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Twenty years after her sharp, seminal first book Sex and the City reshaped the landscape of pop culture and dating with its fly on the wall look at the mating rituals of the Manhattan elite, the trailblazing Candace Bushnell delivers a new book on the wilds and lows of sex and dating after fifty.

Set between the Upper East Side of Manhattan and a country enclave known as The Village, Is There Still Sex in the City? gathers Bushnell's signature short, sharp, satirical commentaries on the love and dating habits of middle aged men and women as they continue to navigate the ever-modernizing world of relationships. Throughout, Bushnell documents 21st century dating phenomenon, such as the "Unintended Cub Situation" in which a sensible older woman suddenly becomes the love interest of a much younger man, the "Mona Lisa" Treatment - a vaginal restorative surgery often recommended to middle aged women, and what it's really like to go on Tinder dates as a fifty something divorcee. Bushnell also updates one of her most celebrated stories from Sex and the City, "The Bicycle Boys," a breed of New York man who was always trying to bring his bike up to women's apartments. Once an anomaly, Bushnell charts their new ubiquitousness, in addition to where, and how to do your own man stalking via bicycle (and whether or not it's worth it) .

In Is There Still Sex in The City? Bushnell looks at love and life from all angles - marriage and children, divorce and bereavement, as well as the very real pressures on women to maintain their youth and have it all. This is a pull-no-punches social commentary and an indispensable companion to one of the most revolutionary dating books of the twentieth century.



About the Author

Candace Bushnell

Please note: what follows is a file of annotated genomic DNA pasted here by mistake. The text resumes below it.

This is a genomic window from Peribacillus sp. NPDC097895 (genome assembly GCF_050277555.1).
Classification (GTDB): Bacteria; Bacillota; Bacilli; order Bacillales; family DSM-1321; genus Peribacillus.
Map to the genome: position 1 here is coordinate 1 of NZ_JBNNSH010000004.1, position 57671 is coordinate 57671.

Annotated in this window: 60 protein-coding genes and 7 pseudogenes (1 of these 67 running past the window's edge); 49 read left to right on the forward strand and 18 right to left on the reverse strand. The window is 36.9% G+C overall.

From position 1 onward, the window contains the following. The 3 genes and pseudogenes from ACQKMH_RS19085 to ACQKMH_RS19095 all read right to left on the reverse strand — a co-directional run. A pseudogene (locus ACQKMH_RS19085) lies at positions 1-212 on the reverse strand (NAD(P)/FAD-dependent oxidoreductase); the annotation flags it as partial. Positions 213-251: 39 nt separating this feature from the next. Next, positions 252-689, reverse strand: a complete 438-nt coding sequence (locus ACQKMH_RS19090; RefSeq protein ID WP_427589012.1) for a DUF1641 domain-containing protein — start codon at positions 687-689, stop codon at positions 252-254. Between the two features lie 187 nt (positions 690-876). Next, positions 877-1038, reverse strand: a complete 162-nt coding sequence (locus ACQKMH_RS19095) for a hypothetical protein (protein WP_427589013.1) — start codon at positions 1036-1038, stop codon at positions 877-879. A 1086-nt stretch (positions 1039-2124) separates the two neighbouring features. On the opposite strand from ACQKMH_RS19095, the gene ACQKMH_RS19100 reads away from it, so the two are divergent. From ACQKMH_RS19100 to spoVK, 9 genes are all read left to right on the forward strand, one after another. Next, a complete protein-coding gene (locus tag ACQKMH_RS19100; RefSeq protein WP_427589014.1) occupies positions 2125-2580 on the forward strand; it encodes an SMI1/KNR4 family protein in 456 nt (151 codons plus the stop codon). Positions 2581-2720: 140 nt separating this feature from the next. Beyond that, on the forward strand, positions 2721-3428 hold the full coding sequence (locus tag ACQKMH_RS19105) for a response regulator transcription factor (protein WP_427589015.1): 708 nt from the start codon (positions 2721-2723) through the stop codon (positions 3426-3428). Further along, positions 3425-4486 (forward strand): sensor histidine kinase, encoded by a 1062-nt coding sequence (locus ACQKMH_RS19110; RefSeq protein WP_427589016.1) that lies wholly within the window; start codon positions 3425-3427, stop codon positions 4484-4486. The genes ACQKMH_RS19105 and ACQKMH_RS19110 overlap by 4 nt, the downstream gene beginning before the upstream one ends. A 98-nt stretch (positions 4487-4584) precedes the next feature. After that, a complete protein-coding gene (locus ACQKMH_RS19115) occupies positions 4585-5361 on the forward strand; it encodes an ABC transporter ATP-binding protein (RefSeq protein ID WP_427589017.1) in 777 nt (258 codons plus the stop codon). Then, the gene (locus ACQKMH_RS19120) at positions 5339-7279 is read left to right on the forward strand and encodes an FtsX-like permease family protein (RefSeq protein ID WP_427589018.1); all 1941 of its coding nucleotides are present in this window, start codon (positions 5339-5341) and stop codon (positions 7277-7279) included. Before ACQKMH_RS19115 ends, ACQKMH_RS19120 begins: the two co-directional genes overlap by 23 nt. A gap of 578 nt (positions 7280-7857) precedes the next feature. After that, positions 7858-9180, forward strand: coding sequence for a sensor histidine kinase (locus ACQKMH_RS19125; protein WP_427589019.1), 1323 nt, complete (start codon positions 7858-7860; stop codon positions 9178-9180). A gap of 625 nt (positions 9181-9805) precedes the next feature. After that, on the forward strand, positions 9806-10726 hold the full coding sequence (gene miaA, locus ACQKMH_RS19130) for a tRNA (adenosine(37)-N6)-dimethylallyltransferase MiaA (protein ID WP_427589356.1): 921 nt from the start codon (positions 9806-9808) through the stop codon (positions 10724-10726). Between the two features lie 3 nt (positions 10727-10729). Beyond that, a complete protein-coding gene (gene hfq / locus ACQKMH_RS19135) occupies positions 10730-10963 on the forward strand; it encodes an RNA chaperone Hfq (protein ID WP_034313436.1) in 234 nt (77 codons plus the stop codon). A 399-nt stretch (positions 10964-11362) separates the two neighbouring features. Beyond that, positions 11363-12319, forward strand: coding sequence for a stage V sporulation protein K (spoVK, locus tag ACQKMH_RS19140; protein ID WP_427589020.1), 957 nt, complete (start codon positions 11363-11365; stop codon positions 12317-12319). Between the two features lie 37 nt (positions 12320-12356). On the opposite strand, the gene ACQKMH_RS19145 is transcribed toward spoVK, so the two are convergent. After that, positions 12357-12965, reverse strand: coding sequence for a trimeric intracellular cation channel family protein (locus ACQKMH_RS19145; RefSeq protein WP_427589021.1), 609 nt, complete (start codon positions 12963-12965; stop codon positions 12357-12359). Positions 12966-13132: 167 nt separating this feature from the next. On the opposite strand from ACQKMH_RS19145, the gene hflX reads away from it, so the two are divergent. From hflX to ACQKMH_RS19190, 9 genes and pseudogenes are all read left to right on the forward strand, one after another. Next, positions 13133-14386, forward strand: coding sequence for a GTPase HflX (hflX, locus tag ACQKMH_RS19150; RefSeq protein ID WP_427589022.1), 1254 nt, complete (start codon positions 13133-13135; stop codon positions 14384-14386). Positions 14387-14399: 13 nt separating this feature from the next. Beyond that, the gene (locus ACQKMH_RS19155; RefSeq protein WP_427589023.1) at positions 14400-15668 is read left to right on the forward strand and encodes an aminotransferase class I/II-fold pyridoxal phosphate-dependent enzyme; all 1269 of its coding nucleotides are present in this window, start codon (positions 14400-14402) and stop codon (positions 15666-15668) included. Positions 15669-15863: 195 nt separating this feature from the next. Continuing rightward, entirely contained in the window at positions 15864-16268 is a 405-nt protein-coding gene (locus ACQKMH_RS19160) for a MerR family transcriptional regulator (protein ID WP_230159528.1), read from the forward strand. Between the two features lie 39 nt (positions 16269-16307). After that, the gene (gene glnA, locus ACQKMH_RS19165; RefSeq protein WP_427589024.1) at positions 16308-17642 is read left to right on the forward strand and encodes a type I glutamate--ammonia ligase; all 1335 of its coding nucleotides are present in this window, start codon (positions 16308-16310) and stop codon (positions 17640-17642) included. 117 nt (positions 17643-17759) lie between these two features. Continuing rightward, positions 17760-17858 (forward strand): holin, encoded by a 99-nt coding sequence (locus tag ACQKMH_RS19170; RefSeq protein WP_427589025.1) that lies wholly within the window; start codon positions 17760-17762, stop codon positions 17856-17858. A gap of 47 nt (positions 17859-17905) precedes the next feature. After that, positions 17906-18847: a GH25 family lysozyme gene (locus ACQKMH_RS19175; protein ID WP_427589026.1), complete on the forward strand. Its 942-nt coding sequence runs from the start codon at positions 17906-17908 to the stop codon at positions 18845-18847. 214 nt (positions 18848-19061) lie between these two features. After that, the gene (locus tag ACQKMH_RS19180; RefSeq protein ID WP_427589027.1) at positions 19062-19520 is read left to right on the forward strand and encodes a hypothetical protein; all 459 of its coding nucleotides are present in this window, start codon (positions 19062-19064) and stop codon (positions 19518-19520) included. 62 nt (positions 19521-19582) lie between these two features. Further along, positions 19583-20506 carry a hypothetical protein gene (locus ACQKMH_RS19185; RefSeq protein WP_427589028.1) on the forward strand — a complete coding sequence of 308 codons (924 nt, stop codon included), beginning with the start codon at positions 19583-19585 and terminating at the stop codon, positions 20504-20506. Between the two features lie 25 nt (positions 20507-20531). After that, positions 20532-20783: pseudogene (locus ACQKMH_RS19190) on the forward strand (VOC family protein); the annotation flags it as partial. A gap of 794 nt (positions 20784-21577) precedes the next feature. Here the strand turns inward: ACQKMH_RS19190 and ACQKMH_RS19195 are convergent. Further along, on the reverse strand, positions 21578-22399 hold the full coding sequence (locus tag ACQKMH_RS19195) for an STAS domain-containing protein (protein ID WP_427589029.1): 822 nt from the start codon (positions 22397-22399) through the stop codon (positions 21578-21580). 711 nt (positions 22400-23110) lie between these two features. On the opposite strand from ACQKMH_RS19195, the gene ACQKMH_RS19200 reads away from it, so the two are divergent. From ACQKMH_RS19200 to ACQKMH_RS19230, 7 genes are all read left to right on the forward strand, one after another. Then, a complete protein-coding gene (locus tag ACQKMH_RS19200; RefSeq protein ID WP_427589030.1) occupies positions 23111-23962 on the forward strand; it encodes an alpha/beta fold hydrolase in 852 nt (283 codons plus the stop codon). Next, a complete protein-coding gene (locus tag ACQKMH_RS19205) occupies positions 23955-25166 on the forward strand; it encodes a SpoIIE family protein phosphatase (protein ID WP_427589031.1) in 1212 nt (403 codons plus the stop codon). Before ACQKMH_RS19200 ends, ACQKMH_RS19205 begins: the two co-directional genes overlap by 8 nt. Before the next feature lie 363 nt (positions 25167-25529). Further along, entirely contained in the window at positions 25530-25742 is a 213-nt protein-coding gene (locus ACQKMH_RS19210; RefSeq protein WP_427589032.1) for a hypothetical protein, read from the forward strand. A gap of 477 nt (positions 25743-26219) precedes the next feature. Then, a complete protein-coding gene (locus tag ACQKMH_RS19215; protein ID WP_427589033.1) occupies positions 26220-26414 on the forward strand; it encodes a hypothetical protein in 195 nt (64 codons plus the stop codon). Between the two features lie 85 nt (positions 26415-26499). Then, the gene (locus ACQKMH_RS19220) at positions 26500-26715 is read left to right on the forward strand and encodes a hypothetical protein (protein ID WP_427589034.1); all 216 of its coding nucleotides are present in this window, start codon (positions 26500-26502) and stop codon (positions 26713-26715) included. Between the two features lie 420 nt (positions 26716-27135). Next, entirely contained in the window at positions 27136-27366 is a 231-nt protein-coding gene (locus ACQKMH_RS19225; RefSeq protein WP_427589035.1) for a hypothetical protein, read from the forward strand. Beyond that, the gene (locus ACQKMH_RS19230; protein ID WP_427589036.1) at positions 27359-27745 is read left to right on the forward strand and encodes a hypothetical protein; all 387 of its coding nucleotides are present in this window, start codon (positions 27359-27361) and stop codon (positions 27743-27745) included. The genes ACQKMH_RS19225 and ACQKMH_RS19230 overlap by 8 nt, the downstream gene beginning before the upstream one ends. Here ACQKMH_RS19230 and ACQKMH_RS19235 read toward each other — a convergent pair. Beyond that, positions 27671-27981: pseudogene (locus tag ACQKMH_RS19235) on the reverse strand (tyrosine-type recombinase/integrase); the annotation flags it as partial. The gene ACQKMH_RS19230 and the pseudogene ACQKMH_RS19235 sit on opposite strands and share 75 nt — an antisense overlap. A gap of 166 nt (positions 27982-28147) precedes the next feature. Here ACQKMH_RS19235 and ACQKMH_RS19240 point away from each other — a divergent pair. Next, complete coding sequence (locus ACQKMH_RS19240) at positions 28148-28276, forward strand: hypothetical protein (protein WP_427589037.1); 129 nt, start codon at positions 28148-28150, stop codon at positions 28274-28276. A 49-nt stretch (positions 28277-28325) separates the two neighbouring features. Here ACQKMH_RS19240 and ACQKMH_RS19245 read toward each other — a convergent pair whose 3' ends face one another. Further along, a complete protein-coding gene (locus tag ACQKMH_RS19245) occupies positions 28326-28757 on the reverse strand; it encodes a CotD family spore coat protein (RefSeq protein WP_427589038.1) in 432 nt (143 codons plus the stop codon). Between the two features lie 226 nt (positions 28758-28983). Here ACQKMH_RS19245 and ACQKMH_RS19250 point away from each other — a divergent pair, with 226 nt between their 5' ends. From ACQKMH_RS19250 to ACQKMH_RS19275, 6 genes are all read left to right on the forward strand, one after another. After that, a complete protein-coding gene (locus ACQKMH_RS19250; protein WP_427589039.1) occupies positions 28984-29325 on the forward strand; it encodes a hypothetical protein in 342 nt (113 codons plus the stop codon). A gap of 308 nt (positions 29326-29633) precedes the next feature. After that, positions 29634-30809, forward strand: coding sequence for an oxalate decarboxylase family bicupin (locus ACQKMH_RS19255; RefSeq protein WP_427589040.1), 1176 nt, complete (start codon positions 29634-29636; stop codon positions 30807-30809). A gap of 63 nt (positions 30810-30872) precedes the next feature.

Candace Bushnell is the critically acclaimed, international best-selling novelist whose first book, Sex and the City, published in 1996, was the basis for the HBO hit series. Bushnell captured the country's attention with Sex and the City by breaking down the bedroom doors of New York City's rich and beautiful to expose true contemporary stories of sex, love and relationships. The book introduced the nation to "modelizers," "toxic bachelors" and the women who are looking for Mr. Big as they glide in and out of a star-studded social scene. With Four Blondes (2000) , Bushnell gave readers another uncensored look into the mating rituals of the Manhattan elite. In each of this book's four linked novellas, Bushnell uses wry humor and frank portrayals of love and lust to deliver clever, hilarious and socially relevant portraits of women in New York City. Four Blondes was a critical and commercial hit. And the successes of Sex and the City and Four Blondes created high demand for a new genre of fiction; the chick-lit phenomenon had begun. Bushnell's third novel, Trading Up (2003) is a wickedly funny social satire about a lingerie model whose reach exceeds her grasp and whose new-found celebrity has gone to her head. The book takes place in the months leading up to 9/11, and portrays an era of wearily decadent society in New York. A sharply observant, keenly funny comedy of manners Trading Up is Bushnell at her most sassy and entertaining; this novel caused the The New York Times to call Bushnell "the philosopher queen of a social scene." A movie of Trading Up is currently in production at Lifetime Television. In Lipstick Jungle (2005) , her fourth novel, Bushnell explores assumptions about gender roles in family and career. The book follows three high-powered friends as they weather the ups and downs of lives lived at the top of their game. Salon called Bushnell's work "ahead of the curve" Once again, with Lipstick Jungle, Bushnell captured the paradigm of a new breed of career woman facing modern challenges and choices. Lipstick Jungle became the basis for the popular drama on NBC, currently in its second season, and starring Brooke Shields, Kim Raver, Lindsay Price and Andrew McCarthy. Bushnell serves as an executive producer on the show. Bushnell's new novel, One Fifth Avenue, is a modern-day story of old and new money, the always combustible mix that Edith Wharton mastered in her novels about New York's Gilded Age and that F. Scott Fitzgerald illuminated in his Jazz Age tales. Bushnell's New Yorkers suffer the same passions as those fictional Manhattanites from eras past: thirst for power, for social prominence, and for marriages that are successful-at least to the public eye. "Here are bloggers and bullies, misfits and misanthropes, dear hearts and black hearts, dogfights and catty squalls spun into a darkly humorous chick-lit saga," says Publisher's Weekl



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